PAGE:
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Busting 5 myths on political-economy analysis

“There has been a broad recognition amongst economists that “institutions matter”: poor countries are not poor because they lack resources, but because they lack effective political institutions”. Francis Fukuyama, the Origins of Political Order, Vol 1 (2009)

For development professionals, there is no getting away from the fact that politics shapes the environments in which we work—that our programs can and do fail when we don’t take politics into account. But despite growing evidence that political economy analysis (PEA)  can contribute to new ways of working and ultimately better results, the politics agenda remains what Thomas Carothers calls an “almost revolution” in mainstream development practice.

There are many factors at play: limited staff capacity to engage with politics, bureaucratic incentives to meet lending targets, a preference for best practice solutions and institutional blueprints. Many continue to argue that it is not the business of development banks or aid agencies to analyse politics, let alone act on key findings. This resistance is posited on several arguments—or myths—which I address below.

Myth 1: There is a set of development interventions called “technical aid” (e.g. in education, health, infrastructure etc.) that exist above the realm of politics and a second set called “political aid” (e.g. around elections, human rights etc.) that operate within the political realm.

We know that this is a false distinction – there is no such thing as technical or non-political aid. All aid has the potential to create winners and losers—to reinforce or challenge the political elite, the bureaucracy or society as a whole. It is very much our business to understand these effects and be sensitive to the opportunities and risks.

Myth 2: Political economy is necessarily the ‘dismal science’ of problems and constraints, rather than solutions and ways forward:

Part of the reason for doing PEA is to identify and mitigate risks; to ensure that we don’t invest in interventions that are likely to fail; and to avoid doing harm by unwittingly reinforcing elite capture or conflict. But increasingly PEA is being used in more positive, action-oriented ways:

Last year’s World Bank publication on Problem-Driven Political-Economy Analysis showcased several examples of how applied PEA has been used to generate alternative policy options and unlock longstanding political constraints – for example around power sector reform in Zambia and the use of natural resources revenues in Mongolia. Recent work by the Overseas Development Institute has shown the value of “politically smart, locally led” approaches where donors support domestic actors to broker relationships, negotiate deals, and find ways forward. This includes the Asia Foundation’s impressive work forging multi-stakeholder coalitions to progress reforms around tax, healthcare and urban land titling in the Philippines, which has yielded huge economic returns way beyond the initial small investment from USAID and others.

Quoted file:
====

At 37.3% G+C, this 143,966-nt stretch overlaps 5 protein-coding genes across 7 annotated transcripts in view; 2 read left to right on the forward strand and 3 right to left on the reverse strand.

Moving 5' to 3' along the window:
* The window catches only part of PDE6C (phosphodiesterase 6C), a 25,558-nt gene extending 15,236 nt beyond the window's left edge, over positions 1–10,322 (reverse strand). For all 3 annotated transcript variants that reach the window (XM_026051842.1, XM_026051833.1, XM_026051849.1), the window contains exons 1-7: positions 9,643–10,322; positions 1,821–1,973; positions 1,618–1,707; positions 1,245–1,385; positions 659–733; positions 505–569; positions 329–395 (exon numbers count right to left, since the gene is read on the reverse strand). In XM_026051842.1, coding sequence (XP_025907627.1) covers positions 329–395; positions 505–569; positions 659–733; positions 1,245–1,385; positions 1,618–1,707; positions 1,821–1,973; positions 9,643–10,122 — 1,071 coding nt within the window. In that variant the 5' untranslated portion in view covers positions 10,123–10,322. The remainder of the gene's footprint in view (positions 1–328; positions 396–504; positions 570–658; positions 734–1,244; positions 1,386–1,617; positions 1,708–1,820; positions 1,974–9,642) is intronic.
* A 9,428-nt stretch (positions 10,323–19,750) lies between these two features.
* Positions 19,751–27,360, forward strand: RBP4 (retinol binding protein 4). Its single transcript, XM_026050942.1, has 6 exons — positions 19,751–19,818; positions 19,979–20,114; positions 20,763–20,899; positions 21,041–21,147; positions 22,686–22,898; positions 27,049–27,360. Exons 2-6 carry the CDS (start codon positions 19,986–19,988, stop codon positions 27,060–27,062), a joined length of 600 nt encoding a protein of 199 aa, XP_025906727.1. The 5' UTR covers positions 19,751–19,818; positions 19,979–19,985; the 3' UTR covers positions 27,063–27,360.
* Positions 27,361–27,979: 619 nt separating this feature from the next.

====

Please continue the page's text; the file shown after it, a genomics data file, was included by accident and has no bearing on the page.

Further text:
At DFID, we are now supporting several programs which similarly work through local actors to overcome political obstacles in a range of sectors including hydropower in Nepalrice marketing in Myanmarand budget and social sector reforms in Nigeria –again with encouraging results.

Myth 3: An emphasis on politics diminishes the importance of technical knowledge and specialization.

​There is not a zero-sum relationship between political economy and other sector specialization.The best PEA must be married with deep technical knowledge about the type of policies and reforms which are likely to have the biggest development returns.

The added value of PEA is it helps us all to get thinking about the “art of the possible”: the sweet spot between what is technically sound and what is politically feasible.

Myth 4: Standards of rigor and evidence are lower in the field of political economy than other academic disciplines.

PEA done well deploys a range of quantitative and qualitative techniques to explore the underlying political drivers, constraints and opportunities for change. It is certainly true that there is scope to develop more systematic methodologies and quality benchmarks.

But it is important to recognize that PEA is not some rarefied dark art. Rather it is a vehicle for getting us to think in practical ways about how we overcome real-world development problems. PEA should be seen less as a one-off exercise conducted at a certain point in the program cycle and more as a way of working which underpins all that we do.

Myth 5: Taking political economy seriously is about understanding ‘them out there’ rather than ‘us in here.’

To date, most PEA has been used to understand the countries in which we work.  However—in the spirit of WDR 2015—it is important to also understand our own bureaucratic incentives, professional biases and institutional drivers. This will encourage us not only to think about old problems in new ways, but also to act differently in the pursuit of progressive social, economic and political change.

In summary, I believe that the main arguments for why we should avoid politics in our daily work are based on flawed assumptions, which are not borne out by the evidence or experience.

​But what do you think? What would it take for us to set these myths aside and push the ‘almost revolution’ a bit further?


This article is published in collaboration with The World Bank’s Governance for Development Blog. Publication does not imply endorsement of views by the World Economic Forum.

Author: Stefan Kossoff is a contributor at The World Bank.

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